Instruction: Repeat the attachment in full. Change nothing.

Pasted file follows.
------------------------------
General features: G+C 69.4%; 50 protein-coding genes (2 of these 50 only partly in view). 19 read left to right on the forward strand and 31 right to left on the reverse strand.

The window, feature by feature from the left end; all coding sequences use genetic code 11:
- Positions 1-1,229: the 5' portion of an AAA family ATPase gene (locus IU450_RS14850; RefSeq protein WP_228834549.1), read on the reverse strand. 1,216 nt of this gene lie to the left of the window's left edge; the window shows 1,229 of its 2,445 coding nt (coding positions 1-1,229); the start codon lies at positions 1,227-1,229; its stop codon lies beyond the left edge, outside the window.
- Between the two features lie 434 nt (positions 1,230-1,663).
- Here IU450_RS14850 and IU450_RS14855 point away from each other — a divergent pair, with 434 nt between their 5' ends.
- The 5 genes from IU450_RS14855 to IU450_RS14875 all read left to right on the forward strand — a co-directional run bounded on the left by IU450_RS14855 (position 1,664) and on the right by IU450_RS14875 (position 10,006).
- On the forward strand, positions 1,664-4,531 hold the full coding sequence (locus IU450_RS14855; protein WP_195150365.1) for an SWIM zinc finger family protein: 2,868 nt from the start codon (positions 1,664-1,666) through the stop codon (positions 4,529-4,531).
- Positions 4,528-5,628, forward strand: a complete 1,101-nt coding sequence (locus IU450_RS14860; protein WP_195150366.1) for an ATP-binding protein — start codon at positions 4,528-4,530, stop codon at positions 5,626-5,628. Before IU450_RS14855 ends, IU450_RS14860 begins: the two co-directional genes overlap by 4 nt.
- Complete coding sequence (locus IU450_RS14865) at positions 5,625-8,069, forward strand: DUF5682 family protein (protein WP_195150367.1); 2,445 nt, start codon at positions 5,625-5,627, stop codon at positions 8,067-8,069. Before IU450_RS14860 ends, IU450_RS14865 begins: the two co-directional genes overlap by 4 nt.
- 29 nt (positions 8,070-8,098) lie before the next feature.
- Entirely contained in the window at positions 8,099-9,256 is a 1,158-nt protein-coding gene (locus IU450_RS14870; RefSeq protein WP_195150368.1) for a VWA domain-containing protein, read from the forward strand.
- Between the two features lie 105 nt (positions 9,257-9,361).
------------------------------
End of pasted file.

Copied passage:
General features: G+C 69.4%; 50 protein-coding genes (2 of these 50 only partly in view). 19 read left to right on the forward strand and 31 right to left on the reverse strand.

The window, feature by feature from the left end; all coding sequences use genetic code 11:
- Positions 1-1,229: the 5' portion of an AAA family ATPase gene (locus IU450_RS14850; RefSeq protein WP_228834549.1), read on the reverse strand. 1,216 nt of this gene lie to the left of the window's left edge; the window shows 1,229 of its 2,445 coding nt (coding positions 1-1,229); the start codon lies at positions 1,227-1,229; its stop codon lies beyond the left edge, outside the window.
- Between the two features lie 434 nt (positions 1,230-1,663).
- Here IU450_RS14850 and IU450_RS14855 point away from each other — a divergent pair, with 434 nt between their 5' ends.
- The 5 genes from IU450_RS14855 to IU450_RS14875 all read left to right on the forward strand — a co-directional run bounded on the left by IU450_RS14855 (position 1,664) and on the right by IU450_RS14875 (position 10,006).
- On the forward strand, positions 1,664-4,531 hold the full coding sequence (locus IU450_RS14855; protein WP_195150365.1) for an SWIM zinc finger family protein: 2,868 nt from the start codon (positions 1,664-1,666) through the stop codon (positions 4,529-4,531).
- Positions 4,528-5,628, forward strand: a complete 1,101-nt coding sequence (locus IU450_RS14860; protein WP_195150366.1) for an ATP-binding protein — start codon at positions 4,528-4,530, stop codon at positions 5,626-5,628. Before IU450_RS14855 ends, IU450_RS14860 begins: the two co-directional genes overlap by 4 nt.
- Complete coding sequence (locus IU450_RS14865) at positions 5,625-8,069, forward strand: DUF5682 family protein (protein WP_195150367.1); 2,445 nt, start codon at positions 5,625-5,627, stop codon at positions 8,067-8,069. Before IU450_RS14860 ends, IU450_RS14865 begins: the two co-directional genes overlap by 4 nt.
- 29 nt (positions 8,070-8,098) lie before the next feature.
- Entirely contained in the window at positions 8,099-9,256 is a 1,158-nt protein-coding gene (locus IU450_RS14870; RefSeq protein WP_195150368.1) for a VWA domain-containing protein, read from the forward strand.
- Between the two features lie 105 nt (positions 9,257-9,361).